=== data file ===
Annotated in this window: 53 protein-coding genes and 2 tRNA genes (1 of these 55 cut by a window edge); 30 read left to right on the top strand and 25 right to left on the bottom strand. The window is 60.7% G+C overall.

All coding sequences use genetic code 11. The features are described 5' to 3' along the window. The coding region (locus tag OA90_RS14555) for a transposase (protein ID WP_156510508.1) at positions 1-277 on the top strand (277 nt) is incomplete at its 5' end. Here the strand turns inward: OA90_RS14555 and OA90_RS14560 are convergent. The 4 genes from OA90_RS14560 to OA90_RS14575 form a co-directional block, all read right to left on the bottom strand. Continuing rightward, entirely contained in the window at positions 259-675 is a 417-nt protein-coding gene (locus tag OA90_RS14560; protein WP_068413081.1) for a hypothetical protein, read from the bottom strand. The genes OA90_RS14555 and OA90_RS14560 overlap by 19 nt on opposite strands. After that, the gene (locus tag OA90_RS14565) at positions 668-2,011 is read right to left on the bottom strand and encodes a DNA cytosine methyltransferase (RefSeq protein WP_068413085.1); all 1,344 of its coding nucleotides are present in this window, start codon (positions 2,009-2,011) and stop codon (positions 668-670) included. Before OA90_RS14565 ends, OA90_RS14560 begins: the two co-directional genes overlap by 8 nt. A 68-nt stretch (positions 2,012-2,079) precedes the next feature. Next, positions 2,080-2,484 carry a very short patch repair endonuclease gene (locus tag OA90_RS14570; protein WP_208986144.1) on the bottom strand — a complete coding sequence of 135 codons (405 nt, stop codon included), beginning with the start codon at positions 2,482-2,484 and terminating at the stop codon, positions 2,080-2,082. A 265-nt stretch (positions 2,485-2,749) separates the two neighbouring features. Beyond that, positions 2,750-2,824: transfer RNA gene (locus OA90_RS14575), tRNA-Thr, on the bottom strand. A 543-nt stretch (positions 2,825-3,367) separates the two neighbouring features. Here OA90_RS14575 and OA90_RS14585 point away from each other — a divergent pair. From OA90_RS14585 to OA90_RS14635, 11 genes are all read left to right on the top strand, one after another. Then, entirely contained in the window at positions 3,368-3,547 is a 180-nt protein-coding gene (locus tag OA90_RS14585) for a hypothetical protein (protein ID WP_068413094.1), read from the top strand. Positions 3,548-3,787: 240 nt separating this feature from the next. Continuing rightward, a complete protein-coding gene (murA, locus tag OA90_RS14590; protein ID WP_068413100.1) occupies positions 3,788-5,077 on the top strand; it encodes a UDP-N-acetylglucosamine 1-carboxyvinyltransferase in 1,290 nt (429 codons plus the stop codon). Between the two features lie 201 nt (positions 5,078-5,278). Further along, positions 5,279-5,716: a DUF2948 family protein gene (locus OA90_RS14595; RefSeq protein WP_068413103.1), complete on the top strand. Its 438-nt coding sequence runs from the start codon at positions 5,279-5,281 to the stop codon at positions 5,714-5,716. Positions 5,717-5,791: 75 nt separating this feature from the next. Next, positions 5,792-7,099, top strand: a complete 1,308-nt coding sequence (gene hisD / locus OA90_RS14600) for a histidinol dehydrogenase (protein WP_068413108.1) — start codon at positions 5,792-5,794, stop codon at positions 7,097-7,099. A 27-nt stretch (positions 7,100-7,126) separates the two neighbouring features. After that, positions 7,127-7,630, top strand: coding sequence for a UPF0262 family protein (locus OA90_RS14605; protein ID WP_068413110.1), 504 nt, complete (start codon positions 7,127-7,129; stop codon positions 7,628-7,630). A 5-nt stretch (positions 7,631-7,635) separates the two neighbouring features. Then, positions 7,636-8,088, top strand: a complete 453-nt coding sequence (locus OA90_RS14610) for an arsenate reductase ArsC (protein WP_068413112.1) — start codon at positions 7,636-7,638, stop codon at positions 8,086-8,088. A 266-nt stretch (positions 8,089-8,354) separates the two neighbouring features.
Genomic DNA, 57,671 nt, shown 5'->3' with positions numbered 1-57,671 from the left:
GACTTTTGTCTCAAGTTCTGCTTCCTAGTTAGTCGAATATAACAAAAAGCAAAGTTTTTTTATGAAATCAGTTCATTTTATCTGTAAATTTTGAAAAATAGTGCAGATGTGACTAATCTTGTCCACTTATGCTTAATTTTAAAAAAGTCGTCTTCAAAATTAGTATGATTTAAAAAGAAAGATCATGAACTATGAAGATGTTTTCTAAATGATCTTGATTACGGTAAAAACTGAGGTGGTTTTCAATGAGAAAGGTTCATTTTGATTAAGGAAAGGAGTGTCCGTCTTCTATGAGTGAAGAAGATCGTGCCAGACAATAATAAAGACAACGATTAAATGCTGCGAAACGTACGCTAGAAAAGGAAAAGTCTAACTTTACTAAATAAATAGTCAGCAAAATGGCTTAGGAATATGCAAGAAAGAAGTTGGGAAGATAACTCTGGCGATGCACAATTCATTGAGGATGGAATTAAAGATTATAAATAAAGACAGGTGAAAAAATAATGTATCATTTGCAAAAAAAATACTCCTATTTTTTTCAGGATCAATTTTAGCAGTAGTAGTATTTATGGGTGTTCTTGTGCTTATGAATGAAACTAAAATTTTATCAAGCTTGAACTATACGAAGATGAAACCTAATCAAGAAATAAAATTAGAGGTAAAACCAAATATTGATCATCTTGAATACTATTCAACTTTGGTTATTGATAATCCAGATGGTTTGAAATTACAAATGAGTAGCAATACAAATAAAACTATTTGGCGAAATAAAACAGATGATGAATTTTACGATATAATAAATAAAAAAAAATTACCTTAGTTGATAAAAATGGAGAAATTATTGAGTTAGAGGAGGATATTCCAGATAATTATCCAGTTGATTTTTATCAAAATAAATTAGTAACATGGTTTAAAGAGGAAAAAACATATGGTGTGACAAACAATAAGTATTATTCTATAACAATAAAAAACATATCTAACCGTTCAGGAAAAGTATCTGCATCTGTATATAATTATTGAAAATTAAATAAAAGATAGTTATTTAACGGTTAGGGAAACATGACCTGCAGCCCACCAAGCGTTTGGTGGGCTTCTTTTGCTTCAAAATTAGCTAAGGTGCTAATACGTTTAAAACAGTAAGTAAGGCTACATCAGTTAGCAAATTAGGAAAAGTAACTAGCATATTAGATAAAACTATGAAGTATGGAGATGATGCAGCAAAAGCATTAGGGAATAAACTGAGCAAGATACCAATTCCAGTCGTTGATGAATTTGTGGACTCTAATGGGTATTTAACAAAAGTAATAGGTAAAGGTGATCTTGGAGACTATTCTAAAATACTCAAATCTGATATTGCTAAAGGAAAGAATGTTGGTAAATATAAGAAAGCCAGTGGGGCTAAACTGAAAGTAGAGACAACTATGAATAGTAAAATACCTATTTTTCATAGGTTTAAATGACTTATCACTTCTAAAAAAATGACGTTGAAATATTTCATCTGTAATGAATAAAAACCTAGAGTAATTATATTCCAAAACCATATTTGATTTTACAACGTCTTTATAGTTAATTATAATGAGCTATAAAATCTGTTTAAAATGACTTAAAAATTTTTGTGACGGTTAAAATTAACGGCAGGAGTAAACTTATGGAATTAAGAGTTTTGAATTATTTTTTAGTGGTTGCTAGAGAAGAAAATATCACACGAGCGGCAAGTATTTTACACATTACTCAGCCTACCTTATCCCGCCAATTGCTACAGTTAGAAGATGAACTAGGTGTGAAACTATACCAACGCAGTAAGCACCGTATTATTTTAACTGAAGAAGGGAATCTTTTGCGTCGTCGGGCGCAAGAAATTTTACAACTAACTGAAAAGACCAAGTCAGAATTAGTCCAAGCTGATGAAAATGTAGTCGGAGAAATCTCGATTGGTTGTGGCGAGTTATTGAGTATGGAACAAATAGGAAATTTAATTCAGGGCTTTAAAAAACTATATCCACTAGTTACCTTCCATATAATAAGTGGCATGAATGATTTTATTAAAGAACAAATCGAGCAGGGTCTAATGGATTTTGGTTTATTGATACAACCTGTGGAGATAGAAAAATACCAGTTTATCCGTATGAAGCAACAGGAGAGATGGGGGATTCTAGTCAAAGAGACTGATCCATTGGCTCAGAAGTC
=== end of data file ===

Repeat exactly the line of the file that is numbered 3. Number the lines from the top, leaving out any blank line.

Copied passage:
Genomic DNA, 57,671 nt, shown 5'->3' with positions numbered 1-57,671 from the left: